I would, first of all , offer them that if I were looking at a business opportunity in the future, I would look at food and agriculture is kind of a dynamic area that , uh, not only will people always need , uh, these products, but they are, can be profitable as well. You know, there was a movie years ago called the graduate, in which case , uh , Dustin Hoffman was told by, I think it was his perspective . Father-in-law that secret sauce was plastics. And I think we've gotten beyond that, but I think the secret sauce today in large part is food and agriculture and related items to it. So yeah , saying that, what does that mean for farmers? Well, it means is that , uh , farmers are going to have to become more diversified. Monoculture agriculture probably will never be what it was 50 years ago. So diverse farming operations are more and more important , uh , value added parts of agriculture where you not only produce it, but then you process it into the marketplace is going to be another area of great opportunity and lots of farmers using cooperatives and other methods are certainly banding together to do that kind of thing. Um, there's a lot of entrepreneurship in agriculture generally now that we might not have seen 40 or 50 or 60 years ago, that it is true. Farmers are going to have to adapt to lots of change. It's going to be tough, especially as it relates to climate and weather pests, other kinds of disasters, I mean, who would've ever thought this COVID thing would become this massive problem that nobody could have ever anticipated? Um , so that's why talk at the first question was asked about uncertainty, But , um, but I also think there's great opportunity out there , uh , for farmers to become the entrepreneurs of the future And direct marketing, for example, a farm products to consumers. We hadn't seen much of that 30 or four years ago, it's going on like crazy right now, more and more and more , uh, where your , your farmer's markets have become much bigger. So agriculture is got a lot of new things happening to it, And a farmers can make money in this process, but it's to be a different world than it might've been back when I was growing up. So Aaron , so secretary Glickman, you know, one of the things you talked about with a little bit of this uncertainty , um , you know, a year ago when we got a bunch of leaders together in a real , we said now is the time to really step up and start planning to work together on in the next decade. I almost said, you know , we need to be prepared for these uncertain unpredictable times. And yet we saw agriculture. It was an essential of food and ag sector really stepped up really the essential sector, okay . That we saw really meet the crisis. What learnings do you think that we could have from COVID? Well , uh , you know, certainly resilience , uh, being able to accommodate changing circumstances quickly , uh , is one of the things we we've learned, you know, so it depends on where an agriculture you're talking about, but, but certainly for people processing meat and poultry , uh, they're now learning that , uh, you know, maybe this whole series of producing meat and poultry with very fast line speeds using a lot of low wage or immigrant labor that may not be the kind of , uh , systems that we're going to have in the future, or they may need to adapt to a new way of, of doing business , uh , in terms of producing proteins. That's something that perhaps we have learned, we may find the same thing when it comes to certain animal and plant pests and diseases in the future as well, when people were going to have to adapt very quickly. That's why it's so important to have a research budget it's fully funded, both public and private sector. That's okay . Focused on what those crises are that might impact agriculture. And the third thing is nutrition. So I suspect that one of the great trends in the next 10 to 15 years is going to be the relationship between agriculture, food, hello, and nutrition. And , um, it's just going to be, people are going to be a lot more interested in what they eat and how they live longer. And farmers are going to be a part of that equation produce the kinds of foods that will infect, keep people alive longer. So secretary, you mentioned research, you talked about science, what role does technology play for farming in the future? It's a huge role. Um, and you know, it's an interesting, other interesting thing that I've been involved with more collaterally with a bunch of these entrepreneurial startups, some of the hedge funds index investing in agriculture. And , um , I am seeing that more and more of the investment capital in food and agriculture is going into tech firms. Now, whether these are tech firms that have to do with how you apply , uh, fertilizer and , um , spatial technologies , satellite technologies, a lot of, especially in the food sector in terms of how you take a plant and make it more adaptable to weather , um, or a pest using biotechnology , uh , and related technologies too , strengthened production techniques. These, these were not factors 50 years ago or 40 years ago. They are factors today. And the most successful farmers are going to be the ones who adapt so that new world. And when you think about , um, you know, we just changed our name as you know, to U S farmers and ranchers inaction. And one of the things that we think about is how do we celebrate leaders in action and our individual farmers and action. Do you think about the future of this technology potential research decade look like, and what types of actions can we take right now? They can get us on that trajectory. Uh, well I think the future looks good myself. You know, I'm an optimist. Uh that's first of all, it doesn't do you any good to be a pessimist? Oh , you can do is sit around and think about how terrible things are. So, yeah , we've always been able to move out of the depths of problem areas. I think that the whole COVID experience it's going to lead us into changes in how we produce and consume food and the whole supply chain of food it's going to, I think it is for inner innovative farmers. It's going to mean more direct marketing to consumers. Um, and it's , um , um , and that, that has got a foot actual explosive, a opportunity for increasing incomes for farmers . But, you know, the, the downside of this is, is that things move fast and we just have to be prepared the best that we can to deal with with this. And , uh , so that's where the land grant colleges and the other universities are going to have to teach people , uh , not what we learned in 1945, but what we're going to leave need to learn in 2050 in 2020. The other thing I'm saying is, is that a lot of folks used to think agriculture, you know, foods on your table, there was never any problem with it. So why worry about it? But now, you know, this whole COVID thing caused a great enlightenment in terms of the fact people actually are concerned and want to know, are they gonna get their food? How are they gonna get their food? Uh , are farmers strong enough and ranchers to produce this kind of food? What do we need to do to facilitate supply chain so that they don't run out, then they get food at reasonable prices and nutritionally balanced. So, so these are just extraordinary opportunities , uh , if we take advantage of them and if we, again, I'd go back to this point, I keep making over and over again. If we fund a research budget that plans for the future, you know , um , we see this at the NIH, which a lot of in the , in the health and, and disease, you know, we fund that at very high levels. Why, because everybody has family that get a serious disease or illness. And so people are interested in that. They think it affects their lives. We need to maintain that attitude when it comes to food production and agriculture, because it has a remarkably similar impact on the society as a whole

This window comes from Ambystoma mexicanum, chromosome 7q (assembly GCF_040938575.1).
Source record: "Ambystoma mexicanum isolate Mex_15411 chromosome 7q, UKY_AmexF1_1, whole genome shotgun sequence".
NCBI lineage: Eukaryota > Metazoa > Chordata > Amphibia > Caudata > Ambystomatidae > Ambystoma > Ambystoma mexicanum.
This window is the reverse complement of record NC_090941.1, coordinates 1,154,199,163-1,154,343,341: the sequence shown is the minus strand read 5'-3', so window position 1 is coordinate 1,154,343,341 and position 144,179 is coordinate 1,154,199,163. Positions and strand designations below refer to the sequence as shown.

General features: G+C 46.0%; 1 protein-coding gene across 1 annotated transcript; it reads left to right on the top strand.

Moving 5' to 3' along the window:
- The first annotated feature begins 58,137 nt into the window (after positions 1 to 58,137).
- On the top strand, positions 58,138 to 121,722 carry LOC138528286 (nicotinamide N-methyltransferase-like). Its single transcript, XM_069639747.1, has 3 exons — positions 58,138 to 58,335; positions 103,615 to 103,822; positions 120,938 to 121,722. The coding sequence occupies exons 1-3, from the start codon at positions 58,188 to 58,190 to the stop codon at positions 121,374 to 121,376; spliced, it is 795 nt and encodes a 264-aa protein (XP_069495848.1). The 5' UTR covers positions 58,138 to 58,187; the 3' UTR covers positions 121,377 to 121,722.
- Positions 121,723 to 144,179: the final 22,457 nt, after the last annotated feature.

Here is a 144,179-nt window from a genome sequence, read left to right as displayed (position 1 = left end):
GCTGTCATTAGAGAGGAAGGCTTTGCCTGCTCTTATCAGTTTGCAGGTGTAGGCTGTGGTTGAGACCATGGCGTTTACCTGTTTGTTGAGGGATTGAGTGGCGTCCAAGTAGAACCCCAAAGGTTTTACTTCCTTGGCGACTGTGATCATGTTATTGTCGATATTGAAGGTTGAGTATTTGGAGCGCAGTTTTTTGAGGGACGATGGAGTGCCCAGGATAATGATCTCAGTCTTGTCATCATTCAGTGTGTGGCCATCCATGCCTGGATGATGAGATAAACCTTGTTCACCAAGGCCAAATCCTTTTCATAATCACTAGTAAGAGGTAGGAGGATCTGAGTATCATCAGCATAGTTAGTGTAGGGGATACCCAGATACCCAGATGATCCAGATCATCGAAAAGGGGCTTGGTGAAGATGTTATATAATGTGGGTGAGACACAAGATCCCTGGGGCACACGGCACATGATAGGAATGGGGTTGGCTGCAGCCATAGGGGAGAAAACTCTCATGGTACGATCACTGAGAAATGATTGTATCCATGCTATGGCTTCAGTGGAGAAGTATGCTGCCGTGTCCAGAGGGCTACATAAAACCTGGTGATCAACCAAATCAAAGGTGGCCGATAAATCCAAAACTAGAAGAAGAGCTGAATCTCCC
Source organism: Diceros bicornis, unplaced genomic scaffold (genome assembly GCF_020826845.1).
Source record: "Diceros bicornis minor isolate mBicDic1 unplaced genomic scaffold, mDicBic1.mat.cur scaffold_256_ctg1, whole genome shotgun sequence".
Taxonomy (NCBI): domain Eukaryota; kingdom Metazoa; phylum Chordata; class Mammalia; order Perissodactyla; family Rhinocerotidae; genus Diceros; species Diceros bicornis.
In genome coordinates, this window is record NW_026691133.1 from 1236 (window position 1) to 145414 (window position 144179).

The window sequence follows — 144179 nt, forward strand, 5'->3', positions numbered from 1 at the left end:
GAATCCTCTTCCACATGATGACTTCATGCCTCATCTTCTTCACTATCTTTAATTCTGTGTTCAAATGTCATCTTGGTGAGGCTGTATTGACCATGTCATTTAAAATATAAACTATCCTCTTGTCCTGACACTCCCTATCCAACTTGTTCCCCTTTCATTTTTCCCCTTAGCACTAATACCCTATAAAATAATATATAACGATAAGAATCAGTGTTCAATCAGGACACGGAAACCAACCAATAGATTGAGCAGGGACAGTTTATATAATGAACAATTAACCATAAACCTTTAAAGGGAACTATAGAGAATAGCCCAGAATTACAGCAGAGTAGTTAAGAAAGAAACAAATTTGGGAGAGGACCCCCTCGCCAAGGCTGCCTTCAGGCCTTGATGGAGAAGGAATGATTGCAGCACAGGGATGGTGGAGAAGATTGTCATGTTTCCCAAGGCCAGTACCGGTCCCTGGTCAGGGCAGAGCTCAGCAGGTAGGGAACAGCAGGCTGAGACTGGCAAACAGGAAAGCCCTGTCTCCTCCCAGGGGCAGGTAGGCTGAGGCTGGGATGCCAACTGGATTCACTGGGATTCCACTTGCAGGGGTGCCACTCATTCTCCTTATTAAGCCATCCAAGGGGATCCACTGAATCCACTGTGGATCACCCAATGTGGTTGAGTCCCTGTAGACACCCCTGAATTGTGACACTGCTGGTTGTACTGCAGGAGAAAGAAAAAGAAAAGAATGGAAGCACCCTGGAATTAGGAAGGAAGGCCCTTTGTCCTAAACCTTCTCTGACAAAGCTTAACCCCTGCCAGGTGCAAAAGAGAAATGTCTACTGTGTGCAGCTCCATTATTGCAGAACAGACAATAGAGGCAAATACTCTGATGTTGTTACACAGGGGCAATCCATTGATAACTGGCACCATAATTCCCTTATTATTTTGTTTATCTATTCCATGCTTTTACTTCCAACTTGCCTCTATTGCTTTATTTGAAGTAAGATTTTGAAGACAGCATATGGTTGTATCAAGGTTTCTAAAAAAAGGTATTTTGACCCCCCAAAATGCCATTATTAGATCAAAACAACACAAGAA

Phil: